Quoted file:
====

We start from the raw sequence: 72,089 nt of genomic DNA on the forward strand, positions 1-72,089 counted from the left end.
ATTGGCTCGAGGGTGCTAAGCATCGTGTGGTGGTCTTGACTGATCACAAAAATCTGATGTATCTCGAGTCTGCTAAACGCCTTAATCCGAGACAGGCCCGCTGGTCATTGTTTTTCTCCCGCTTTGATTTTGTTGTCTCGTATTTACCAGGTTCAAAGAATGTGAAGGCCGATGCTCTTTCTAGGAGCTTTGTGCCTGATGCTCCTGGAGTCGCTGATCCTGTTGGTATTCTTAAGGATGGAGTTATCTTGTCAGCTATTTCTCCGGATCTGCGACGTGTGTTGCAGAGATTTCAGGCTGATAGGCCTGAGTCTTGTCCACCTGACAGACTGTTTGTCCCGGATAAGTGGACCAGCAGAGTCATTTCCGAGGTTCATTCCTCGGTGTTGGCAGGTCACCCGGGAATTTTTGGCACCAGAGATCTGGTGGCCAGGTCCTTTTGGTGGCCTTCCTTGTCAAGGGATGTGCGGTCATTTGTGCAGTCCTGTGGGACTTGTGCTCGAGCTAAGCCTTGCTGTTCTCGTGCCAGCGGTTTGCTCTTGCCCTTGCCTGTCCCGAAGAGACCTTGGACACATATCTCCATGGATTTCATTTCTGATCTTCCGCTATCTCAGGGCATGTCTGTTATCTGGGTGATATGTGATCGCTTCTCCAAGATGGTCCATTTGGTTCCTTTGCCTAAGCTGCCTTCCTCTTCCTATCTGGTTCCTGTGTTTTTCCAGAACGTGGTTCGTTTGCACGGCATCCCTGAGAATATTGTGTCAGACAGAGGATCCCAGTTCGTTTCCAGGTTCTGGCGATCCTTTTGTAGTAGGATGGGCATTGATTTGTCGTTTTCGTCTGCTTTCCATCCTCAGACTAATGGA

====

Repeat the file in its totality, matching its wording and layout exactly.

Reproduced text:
We start from the raw sequence: 72,089 nt of genomic DNA on the forward strand, positions 1-72,089 counted from the left end.
ATTGGCTCGAGGGTGCTAAGCATCGTGTGGTGGTCTTGACTGATCACAAAAATCTGATGTATCTCGAGTCTGCTAAACGCCTTAATCCGAGACAGGCCCGCTGGTCATTGTTTTTCTCCCGCTTTGATTTTGTTGTCTCGTATTTACCAGGTTCAAAGAATGTGAAGGCCGATGCTCTTTCTAGGAGCTTTGTGCCTGATGCTCCTGGAGTCGCTGATCCTGTTGGTATTCTTAAGGATGGAGTTATCTTGTCAGCTATTTCTCCGGATCTGCGACGTGTGTTGCAGAGATTTCAGGCTGATAGGCCTGAGTCTTGTCCACCTGACAGACTGTTTGTCCCGGATAAGTGGACCAGCAGAGTCATTTCCGAGGTTCATTCCTCGGTGTTGGCAGGTCACCCGGGAATTTTTGGCACCAGAGATCTGGTGGCCAGGTCCTTTTGGTGGCCTTCCTTGTCAAGGGATGTGCGGTCATTTGTGCAGTCCTGTGGGACTTGTGCTCGAGCTAAGCCTTGCTGTTCTCGTGCCAGCGGTTTGCTCTTGCCCTTGCCTGTCCCGAAGAGACCTTGGACACATATCTCCATGGATTTCATTTCTGATCTTCCGCTATCTCAGGGCATGTCTGTTATCTGGGTGATATGTGATCGCTTCTCCAAGATGGTCCATTTGGTTCCTTTGCCTAAGCTGCCTTCCTCTTCCTATCTGGTTCCTGTGTTTTTCCAGAACGTGGTTCGTTTGCACGGCATCCCTGAGAATATTGTGTCAGACAGAGGATCCCAGTTCGTTTCCAGGTTCTGGCGATCCTTTTGTAGTAGGATGGGCATTGATTTGTCGTTTTCGTCTGCTTTCCATCCTCAGACTAATGGA